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- Posted on
September 16, 2006, 12:14 pm
rate this thread
occupied by the memory?
Say, I have a 32-bit CPU and 128M RAM, and the motherboard has 4 slots
for plugging the RAM in.
My question is if the following statement is correct:
No matter which of the 4 slots is occupied by the RAM, CPU can always
address the physical address range from 0-128M. In other words, when
CPU reads/writes data from/to the address 0x000000FF, it will always
succeed, no matter which of the 4 slots is occupied by the RAM.
Is this correct? Any help will be appreciated.
Re: Does the addressable physical memory range depend on which slots are occupied by the memory?
1) 0x07FFFFFF would be the last physical 32-bit RAM address with 128M.
2) It wouldn't succeed if either the CPU, RAM, or RAM slot was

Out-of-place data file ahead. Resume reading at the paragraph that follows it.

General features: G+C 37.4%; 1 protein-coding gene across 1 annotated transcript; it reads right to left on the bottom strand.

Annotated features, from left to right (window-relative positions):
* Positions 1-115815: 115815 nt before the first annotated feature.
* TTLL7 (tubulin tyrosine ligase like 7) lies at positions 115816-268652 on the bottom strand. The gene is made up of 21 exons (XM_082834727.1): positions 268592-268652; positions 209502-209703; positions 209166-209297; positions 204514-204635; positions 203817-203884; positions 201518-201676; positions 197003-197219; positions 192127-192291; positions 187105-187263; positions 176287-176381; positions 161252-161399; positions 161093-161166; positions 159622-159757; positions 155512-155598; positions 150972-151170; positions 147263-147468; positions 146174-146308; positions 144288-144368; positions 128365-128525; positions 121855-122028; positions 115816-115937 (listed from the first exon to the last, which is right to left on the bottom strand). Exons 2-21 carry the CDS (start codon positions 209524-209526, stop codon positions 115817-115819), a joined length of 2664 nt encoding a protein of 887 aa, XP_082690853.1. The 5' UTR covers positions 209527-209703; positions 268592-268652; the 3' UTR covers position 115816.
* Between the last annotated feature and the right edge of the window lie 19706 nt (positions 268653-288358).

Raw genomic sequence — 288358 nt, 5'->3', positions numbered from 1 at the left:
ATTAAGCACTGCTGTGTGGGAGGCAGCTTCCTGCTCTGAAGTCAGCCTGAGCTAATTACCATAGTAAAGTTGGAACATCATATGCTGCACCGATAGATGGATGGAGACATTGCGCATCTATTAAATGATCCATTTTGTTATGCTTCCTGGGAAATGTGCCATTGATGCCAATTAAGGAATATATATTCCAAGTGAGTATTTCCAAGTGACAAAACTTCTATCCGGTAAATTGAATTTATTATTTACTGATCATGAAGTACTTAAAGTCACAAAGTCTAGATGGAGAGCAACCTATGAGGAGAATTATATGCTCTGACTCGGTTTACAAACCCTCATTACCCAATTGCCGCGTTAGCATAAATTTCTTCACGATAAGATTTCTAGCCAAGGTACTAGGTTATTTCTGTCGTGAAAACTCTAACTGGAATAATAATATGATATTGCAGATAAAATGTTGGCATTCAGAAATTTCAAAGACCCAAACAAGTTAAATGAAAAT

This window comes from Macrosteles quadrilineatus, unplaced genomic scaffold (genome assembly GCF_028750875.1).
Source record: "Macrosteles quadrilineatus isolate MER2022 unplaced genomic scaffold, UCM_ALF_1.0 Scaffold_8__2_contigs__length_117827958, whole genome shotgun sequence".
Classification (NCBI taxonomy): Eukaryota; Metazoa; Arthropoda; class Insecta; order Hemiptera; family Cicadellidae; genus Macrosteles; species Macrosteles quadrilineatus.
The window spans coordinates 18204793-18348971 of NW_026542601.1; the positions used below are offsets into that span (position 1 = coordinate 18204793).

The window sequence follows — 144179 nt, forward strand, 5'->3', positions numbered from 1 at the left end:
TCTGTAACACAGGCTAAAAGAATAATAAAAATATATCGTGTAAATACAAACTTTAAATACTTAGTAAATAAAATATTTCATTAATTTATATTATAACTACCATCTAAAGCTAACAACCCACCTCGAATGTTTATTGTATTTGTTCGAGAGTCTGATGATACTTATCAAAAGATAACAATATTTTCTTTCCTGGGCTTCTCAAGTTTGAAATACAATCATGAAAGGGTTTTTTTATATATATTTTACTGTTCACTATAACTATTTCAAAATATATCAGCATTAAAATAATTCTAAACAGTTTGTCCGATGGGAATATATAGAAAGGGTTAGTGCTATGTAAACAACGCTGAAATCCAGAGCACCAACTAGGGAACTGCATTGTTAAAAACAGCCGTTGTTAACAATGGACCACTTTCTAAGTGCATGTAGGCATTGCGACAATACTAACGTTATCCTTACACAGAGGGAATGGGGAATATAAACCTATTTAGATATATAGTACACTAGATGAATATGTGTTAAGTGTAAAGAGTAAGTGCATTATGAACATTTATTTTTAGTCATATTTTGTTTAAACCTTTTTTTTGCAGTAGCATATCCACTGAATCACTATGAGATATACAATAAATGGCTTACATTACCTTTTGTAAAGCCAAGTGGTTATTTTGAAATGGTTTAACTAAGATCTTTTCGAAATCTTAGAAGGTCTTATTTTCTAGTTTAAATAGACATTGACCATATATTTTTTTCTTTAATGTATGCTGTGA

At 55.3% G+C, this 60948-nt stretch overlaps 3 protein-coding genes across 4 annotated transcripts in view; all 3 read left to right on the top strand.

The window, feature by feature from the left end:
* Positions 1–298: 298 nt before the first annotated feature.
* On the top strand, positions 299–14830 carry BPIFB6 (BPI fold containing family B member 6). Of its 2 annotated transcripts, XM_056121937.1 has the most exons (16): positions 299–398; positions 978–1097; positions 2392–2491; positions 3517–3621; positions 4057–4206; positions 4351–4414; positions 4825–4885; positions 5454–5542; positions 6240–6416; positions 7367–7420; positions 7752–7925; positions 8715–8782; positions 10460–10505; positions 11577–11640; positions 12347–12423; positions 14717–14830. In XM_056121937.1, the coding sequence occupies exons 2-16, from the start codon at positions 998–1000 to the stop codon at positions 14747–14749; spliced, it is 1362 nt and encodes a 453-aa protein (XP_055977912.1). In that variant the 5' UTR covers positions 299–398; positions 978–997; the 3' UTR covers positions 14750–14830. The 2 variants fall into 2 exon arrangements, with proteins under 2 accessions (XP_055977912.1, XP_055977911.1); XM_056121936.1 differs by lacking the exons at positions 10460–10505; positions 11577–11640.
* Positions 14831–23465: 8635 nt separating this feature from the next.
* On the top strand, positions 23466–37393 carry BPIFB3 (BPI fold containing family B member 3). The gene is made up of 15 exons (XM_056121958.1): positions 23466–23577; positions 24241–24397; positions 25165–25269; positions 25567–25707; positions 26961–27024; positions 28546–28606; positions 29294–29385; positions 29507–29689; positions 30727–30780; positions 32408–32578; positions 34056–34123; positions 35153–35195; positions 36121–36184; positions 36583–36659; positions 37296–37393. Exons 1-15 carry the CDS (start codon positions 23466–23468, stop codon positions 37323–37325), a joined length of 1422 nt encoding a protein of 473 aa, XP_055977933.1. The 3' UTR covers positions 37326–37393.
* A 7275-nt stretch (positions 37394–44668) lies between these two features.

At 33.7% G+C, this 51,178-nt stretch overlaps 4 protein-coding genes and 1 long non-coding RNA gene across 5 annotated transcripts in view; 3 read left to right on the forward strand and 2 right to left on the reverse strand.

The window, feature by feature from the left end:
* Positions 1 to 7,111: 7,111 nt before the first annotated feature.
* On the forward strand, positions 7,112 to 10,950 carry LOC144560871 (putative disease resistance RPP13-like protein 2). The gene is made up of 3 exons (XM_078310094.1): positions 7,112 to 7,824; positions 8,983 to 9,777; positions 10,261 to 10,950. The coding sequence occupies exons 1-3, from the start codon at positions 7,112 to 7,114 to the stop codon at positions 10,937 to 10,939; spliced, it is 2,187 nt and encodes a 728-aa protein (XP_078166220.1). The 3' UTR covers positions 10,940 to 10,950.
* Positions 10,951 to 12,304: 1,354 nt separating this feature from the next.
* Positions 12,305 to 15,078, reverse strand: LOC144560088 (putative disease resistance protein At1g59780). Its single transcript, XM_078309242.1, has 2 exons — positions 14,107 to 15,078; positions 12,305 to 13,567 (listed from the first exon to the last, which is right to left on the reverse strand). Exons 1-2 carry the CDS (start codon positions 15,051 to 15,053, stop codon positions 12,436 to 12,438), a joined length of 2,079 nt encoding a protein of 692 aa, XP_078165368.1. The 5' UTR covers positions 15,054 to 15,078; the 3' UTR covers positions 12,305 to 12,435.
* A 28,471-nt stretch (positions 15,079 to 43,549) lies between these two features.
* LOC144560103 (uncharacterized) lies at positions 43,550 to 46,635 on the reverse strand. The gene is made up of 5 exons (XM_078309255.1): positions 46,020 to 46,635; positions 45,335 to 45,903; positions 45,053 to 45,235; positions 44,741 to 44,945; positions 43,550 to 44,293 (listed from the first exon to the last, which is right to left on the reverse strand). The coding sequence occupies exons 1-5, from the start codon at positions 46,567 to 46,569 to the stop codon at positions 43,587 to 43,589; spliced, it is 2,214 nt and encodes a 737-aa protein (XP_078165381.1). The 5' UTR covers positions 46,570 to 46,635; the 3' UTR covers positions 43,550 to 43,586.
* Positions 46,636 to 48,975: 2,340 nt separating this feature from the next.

defective. (It DOES happen)
3) If you're only loading, for example, slot 1 and 4, the only GOOD
reason is a bad ram slot, otherwise, it just looks odd. And if a
technician saw you do that, he'd wonder if you were smoking something.
4) Some motherboards don't like being loaded like that. And do require
ram to be loaded starting with the lowest numbered slot.
5) Some types of memory (mostly obsolete simms) don't like being loaded
like that. A more modern example is Rambus.
6) It would likely screw with Dual Channel mode, forcing single
The short version, is don't do that unless you have a *good* reason to.
If you do, you will probably get away with it with no major issues.
Any help will be appreciated.